On the Sunday we were packed to leave but did not have funds with which to buy fuel for the car, etc. We were just waiting on the Lord to provide. Then we heard a knock at the door. It was Rebekah, the wife of James Yanepa, a Yagaria tribal leader, bringing us a letter from James. James had been a keen believer but had backslidden. In our 6 a.m. prayer meetings we had prayed for his restoration, and he had recently gotten right with the Lord. In the letter he said, “I couldn’t sleep last night. The Lord told me I was to give Him some money. I asked ‘How, Lord,’ and He said, ‘Give $10.00 to Tom Palmer and $10.00 to Louie Dodd.'” We explained to Rebekah how we were just waiting for the Lord to supply so we could leave. When we arrived at Ukarumpa, the previous tenant had left a stalk of bananas hanging on the veranda for our use. Also different ones of the staff invited us for meals. So the ten dollars saw us through.
Before Corinne’s mother died, she had given us her city house and was living in her house at the lake. The house had a separate apartment upstairs. We were able to rent out the downstairs and to store our things upstairs while on the field and to stay there on furloughs. After our children graduated and returned to the States the upstairs provided them a place to live and call home. However, the agent looking after it got it into debt, so we had to sell it in 1994. So on our furlough in 1999 we needed to find a place to stay. Not enough missionaries were continuing to use the missionary house next to our home church, so they allowed the second pastor to live there.
We had heard of Missionary Haven, a group that rented furnished houses to missionaries at a reasonable cost. One requirement was to have someone on the home end contact them and vouch for us. So we wrote to a couple from our home church who were very supportive of us and sent them the form to fill out and turn in. We were living in the bush and would not be going to town for some time, so we had given the letter to a national Christian business man who owned his own truck and went often to town. We asked him to mail the letter for us. We never heard back from our friends.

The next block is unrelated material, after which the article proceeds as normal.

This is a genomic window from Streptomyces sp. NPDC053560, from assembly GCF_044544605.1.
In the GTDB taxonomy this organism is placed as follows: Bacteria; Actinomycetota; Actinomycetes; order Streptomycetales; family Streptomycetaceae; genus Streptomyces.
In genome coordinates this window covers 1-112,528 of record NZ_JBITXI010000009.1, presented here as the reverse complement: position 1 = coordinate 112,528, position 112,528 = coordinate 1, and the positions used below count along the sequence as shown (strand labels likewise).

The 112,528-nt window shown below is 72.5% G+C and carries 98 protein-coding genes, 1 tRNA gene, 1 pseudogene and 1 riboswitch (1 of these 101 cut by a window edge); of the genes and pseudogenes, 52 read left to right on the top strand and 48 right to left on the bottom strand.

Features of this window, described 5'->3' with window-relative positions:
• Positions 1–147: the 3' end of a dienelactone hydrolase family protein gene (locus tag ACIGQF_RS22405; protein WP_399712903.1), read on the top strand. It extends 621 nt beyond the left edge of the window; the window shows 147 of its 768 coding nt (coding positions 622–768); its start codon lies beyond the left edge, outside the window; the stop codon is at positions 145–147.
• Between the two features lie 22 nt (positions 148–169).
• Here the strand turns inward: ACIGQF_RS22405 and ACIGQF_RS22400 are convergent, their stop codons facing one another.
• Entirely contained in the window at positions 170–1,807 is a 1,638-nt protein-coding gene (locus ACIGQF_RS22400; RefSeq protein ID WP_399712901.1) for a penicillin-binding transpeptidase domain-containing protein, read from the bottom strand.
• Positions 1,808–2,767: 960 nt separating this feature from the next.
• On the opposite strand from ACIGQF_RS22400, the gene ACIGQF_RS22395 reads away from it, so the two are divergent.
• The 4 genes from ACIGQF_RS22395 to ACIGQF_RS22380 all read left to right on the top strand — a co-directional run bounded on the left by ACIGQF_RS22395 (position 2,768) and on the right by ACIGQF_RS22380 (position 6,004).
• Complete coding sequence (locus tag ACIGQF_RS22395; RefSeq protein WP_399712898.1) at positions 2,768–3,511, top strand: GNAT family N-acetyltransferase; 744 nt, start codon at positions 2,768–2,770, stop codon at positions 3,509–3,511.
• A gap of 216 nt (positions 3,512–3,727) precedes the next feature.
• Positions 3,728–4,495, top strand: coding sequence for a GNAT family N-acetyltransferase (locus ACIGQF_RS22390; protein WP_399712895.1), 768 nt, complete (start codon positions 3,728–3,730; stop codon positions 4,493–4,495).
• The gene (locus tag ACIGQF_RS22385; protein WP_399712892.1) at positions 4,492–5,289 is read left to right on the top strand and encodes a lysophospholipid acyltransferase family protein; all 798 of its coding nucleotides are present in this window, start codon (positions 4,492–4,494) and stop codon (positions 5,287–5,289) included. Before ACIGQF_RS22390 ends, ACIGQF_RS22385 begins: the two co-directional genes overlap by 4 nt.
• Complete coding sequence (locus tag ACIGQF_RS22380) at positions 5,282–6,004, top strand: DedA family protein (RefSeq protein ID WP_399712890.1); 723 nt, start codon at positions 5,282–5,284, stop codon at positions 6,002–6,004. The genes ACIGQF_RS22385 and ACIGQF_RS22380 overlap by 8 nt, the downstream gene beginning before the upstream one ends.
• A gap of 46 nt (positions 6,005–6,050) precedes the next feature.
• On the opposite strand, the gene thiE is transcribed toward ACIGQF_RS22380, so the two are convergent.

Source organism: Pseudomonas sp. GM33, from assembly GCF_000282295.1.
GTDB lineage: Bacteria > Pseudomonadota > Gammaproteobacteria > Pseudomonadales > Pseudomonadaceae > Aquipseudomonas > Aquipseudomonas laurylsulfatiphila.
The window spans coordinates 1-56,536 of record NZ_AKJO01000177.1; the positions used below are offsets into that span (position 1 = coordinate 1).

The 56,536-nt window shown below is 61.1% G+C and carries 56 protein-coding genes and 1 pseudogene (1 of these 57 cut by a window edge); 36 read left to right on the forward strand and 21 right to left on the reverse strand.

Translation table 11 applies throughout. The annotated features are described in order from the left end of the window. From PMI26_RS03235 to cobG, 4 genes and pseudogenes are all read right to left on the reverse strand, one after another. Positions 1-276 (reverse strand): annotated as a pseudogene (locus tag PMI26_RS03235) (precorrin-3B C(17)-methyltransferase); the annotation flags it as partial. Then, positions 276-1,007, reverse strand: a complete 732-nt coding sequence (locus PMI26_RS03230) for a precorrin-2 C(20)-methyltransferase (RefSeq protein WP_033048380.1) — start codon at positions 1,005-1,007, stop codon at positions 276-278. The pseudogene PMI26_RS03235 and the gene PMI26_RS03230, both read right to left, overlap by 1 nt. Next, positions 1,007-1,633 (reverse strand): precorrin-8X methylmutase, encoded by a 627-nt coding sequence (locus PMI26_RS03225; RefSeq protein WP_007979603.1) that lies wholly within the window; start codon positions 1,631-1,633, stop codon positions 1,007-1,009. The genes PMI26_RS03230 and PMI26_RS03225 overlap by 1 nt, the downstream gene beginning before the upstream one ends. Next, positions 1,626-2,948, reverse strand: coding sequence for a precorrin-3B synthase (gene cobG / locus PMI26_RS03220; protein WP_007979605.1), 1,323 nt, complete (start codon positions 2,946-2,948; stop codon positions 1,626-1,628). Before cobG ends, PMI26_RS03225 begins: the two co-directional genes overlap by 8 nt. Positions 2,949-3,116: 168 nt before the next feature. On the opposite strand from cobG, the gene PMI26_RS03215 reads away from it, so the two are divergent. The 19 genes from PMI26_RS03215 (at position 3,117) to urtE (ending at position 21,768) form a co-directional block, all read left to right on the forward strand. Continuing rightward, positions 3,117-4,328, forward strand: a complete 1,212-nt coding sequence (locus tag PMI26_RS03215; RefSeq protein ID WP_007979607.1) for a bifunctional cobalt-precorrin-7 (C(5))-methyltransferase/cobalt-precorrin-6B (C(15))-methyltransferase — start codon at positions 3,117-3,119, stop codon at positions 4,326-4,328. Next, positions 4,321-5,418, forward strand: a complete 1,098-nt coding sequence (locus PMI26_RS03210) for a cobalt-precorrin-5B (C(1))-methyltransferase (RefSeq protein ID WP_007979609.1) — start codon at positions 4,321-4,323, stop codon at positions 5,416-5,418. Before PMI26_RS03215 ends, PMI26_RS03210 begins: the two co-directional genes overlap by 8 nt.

However, a lady in our church who owned a nice condo, offered the use of her condo while she was snowbirding in Arizona. So we wrote our friends to forget about arranging housing for us. They couldn’t understand why we would mention that to them. When we arrived home they told us they had been puzzled as to why we would mention that to them. They said they had never received our letter with that request. We were home about a month when they finally received it. We should have known better. Truck drivers here have a reputation for forgetting to mail letters right away. It could have fallen down behind the seat and went unnoticed for some time. Anyway, the Lord allowed him to forget sending it, as He had something else better worked out for us. The owner of the condo left one week before we arrived and returned home a few days after we departed. It was exactly the 5 months we needed in which Corinne could get her surgery and recuperate and then begin our travels. It was a beautiful place and completely furnished, and she rented it to us for a very modest cost. We just deposited the rent and utility money into her account each month. Jehovah-Jireh – The LORD will provide.